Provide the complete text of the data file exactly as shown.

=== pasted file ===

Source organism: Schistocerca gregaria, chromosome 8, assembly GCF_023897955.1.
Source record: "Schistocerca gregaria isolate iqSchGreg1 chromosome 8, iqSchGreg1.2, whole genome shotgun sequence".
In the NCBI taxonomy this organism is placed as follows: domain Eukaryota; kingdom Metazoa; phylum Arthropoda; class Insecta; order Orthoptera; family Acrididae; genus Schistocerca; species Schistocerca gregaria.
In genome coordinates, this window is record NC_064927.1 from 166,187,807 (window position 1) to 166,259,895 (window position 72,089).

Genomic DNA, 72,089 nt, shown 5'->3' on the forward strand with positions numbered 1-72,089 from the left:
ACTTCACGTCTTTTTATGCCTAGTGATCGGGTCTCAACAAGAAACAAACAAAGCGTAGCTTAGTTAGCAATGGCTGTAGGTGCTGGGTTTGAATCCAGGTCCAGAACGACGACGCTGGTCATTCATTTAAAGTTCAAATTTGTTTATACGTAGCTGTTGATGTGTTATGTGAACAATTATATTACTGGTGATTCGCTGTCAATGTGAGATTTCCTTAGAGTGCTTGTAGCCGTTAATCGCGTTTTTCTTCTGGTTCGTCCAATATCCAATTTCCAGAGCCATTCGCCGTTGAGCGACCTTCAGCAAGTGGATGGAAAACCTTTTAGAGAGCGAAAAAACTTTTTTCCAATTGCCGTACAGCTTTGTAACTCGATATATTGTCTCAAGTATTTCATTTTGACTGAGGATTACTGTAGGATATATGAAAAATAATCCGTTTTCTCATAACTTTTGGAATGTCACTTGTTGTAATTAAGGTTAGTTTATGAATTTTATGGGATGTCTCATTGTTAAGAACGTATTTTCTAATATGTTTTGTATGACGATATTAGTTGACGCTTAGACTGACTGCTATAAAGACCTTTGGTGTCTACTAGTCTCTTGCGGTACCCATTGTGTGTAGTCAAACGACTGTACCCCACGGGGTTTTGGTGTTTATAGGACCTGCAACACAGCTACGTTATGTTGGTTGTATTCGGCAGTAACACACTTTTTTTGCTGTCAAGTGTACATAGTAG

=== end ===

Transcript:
Source organism: Schistocerca gregaria, chromosome 8, assembly GCF_023897955.1.
Source record: "Schistocerca gregaria isolate iqSchGreg1 chromosome 8, iqSchGreg1.2, whole genome shotgun sequence".
In the NCBI taxonomy this organism is placed as follows: domain Eukaryota; kingdom Metazoa; phylum Arthropoda; class Insecta; order Orthoptera; family Acrididae; genus Schistocerca; species Schistocerca gregaria.
In genome coordinates, this window is record NC_064927.1 from 166,187,807 (window position 1) to 166,259,895 (window position 72,089).

Genomic DNA, 72,089 nt, shown 5'->3' on the forward strand with positions numbered 1-72,089 from the left:
ACTTCACGTCTTTTTATGCCTAGTGATCGGGTCTCAACAAGAAACAAACAAAGCGTAGCTTAGTTAGCAATGGCTGTAGGTGCTGGGTTTGAATCCAGGTCCAGAACGACGACGCTGGTCATTCATTTAAAGTTCAAATTTGTTTATACGTAGCTGTTGATGTGTTATGTGAACAATTATATTACTGGTGATTCGCTGTCAATGTGAGATTTCCTTAGAGTGCTTGTAGCCGTTAATCGCGTTTTTCTTCTGGTTCGTCCAATATCCAATTTCCAGAGCCATTCGCCGTTGAGCGACCTTCAGCAAGTGGATGGAAAACCTTTTAGAGAGCGAAAAAACTTTTTTCCAATTGCCGTACAGCTTTGTAACTCGATATATTGTCTCAAGTATTTCATTTTGACTGAGGATTACTGTAGGATATATGAAAAATAATCCGTTTTCTCATAACTTTTGGAATGTCACTTGTTGTAATTAAGGTTAGTTTATGAATTTTATGGGATGTCTCATTGTTAAGAACGTATTTTCTAATATGTTTTGTATGACGATATTAGTTGACGCTTAGACTGACTGCTATAAAGACCTTTGGTGTCTACTAGTCTCTTGCGGTACCCATTGTGTGTAGTCAAACGACTGTACCCCACGGGGTTTTGGTGTTTATAGGACCTGCAACACAGCTACGTTATGTTGGTTGTATTCGGCAGTAACACACTTTTTTTGCTGTCAAGTGTACATAGTAG